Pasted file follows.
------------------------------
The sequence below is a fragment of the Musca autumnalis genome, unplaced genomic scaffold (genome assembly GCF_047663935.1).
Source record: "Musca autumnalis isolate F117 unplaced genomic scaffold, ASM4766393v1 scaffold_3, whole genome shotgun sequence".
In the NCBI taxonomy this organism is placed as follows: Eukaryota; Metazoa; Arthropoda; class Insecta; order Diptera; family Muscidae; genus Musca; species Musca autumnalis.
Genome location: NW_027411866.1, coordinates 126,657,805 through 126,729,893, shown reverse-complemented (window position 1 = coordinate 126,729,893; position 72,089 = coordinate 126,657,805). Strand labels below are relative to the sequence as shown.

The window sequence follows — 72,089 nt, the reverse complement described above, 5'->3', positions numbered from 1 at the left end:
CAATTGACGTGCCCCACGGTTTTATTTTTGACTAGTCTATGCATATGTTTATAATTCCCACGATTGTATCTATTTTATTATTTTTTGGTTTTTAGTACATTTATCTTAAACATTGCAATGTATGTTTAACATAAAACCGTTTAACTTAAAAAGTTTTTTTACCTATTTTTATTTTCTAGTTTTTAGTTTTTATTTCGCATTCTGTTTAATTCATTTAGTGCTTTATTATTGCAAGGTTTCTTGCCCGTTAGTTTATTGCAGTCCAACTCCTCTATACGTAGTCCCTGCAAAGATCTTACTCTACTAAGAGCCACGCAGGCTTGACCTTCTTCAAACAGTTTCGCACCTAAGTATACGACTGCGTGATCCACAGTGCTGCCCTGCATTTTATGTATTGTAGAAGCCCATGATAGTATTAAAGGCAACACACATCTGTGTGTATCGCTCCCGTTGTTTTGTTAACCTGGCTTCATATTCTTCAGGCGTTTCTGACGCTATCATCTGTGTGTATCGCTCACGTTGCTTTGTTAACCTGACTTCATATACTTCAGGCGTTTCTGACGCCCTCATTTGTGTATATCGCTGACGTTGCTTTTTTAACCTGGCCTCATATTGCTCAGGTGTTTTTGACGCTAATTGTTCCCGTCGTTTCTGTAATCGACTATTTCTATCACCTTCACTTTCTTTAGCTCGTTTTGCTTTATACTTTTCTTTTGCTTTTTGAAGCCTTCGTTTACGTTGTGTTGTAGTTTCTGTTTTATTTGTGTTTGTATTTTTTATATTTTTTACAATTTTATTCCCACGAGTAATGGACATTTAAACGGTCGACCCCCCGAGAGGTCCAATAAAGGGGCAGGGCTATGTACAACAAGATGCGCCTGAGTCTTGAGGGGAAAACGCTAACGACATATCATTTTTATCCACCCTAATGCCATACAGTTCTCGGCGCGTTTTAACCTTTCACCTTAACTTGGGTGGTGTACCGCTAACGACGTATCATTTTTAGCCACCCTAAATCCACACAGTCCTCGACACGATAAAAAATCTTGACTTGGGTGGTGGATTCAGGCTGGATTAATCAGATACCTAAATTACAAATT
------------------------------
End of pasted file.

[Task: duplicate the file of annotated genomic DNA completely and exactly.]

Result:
The sequence below is a fragment of the Musca autumnalis genome, unplaced genomic scaffold (genome assembly GCF_047663935.1).
Source record: "Musca autumnalis isolate F117 unplaced genomic scaffold, ASM4766393v1 scaffold_3, whole genome shotgun sequence".
In the NCBI taxonomy this organism is placed as follows: Eukaryota; Metazoa; Arthropoda; class Insecta; order Diptera; family Muscidae; genus Musca; species Musca autumnalis.
Genome location: NW_027411866.1, coordinates 126,657,805 through 126,729,893, shown reverse-complemented (window position 1 = coordinate 126,729,893; position 72,089 = coordinate 126,657,805). Strand labels below are relative to the sequence as shown.

The window sequence follows — 72,089 nt, the reverse complement described above, 5'->3', positions numbered from 1 at the left end:
CAATTGACGTGCCCCACGGTTTTATTTTTGACTAGTCTATGCATATGTTTATAATTCCCACGATTGTATCTATTTTATTATTTTTTGGTTTTTAGTACATTTATCTTAAACATTGCAATGTATGTTTAACATAAAACCGTTTAACTTAAAAAGTTTTTTTACCTATTTTTATTTTCTAGTTTTTAGTTTTTATTTCGCATTCTGTTTAATTCATTTAGTGCTTTATTATTGCAAGGTTTCTTGCCCGTTAGTTTATTGCAGTCCAACTCCTCTATACGTAGTCCCTGCAAAGATCTTACTCTACTAAGAGCCACGCAGGCTTGACCTTCTTCAAACAGTTTCGCACCTAAGTATACGACTGCGTGATCCACAGTGCTGCCCTGCATTTTATGTATTGTAGAAGCCCATGATAGTATTAAAGGCAACACACATCTGTGTGTATCGCTCCCGTTGTTTTGTTAACCTGGCTTCATATTCTTCAGGCGTTTCTGACGCTATCATCTGTGTGTATCGCTCACGTTGCTTTGTTAACCTGACTTCATATACTTCAGGCGTTTCTGACGCCCTCATTTGTGTATATCGCTGACGTTGCTTTTTTAACCTGGCCTCATATTGCTCAGGTGTTTTTGACGCTAATTGTTCCCGTCGTTTCTGTAATCGACTATTTCTATCACCTTCACTTTCTTTAGCTCGTTTTGCTTTATACTTTTCTTTTGCTTTTTGAAGCCTTCGTTTACGTTGTGTTGTAGTTTCTGTTTTATTTGTGTTTGTATTTTTTATATTTTTTACAATTTTATTCCCACGAGTAATGGACATTTAAACGGTCGACCCCCCGAGAGGTCCAATAAAGGGGCAGGGCTATGTACAACAAGATGCGCCTGAGTCTTGAGGGGAAAACGCTAACGACATATCATTTTTATCCACCCTAATGCCATACAGTTCTCGGCGCGTTTTAACCTTTCACCTTAACTTGGGTGGTGTACCGCTAACGACGTATCATTTTTAGCCACCCTAAATCCACACAGTCCTCGACACGATAAAAAATCTTGACTTGGGTGGTGGATTCAGGCTGGATTAATCAGATACCTAAATTACAAATT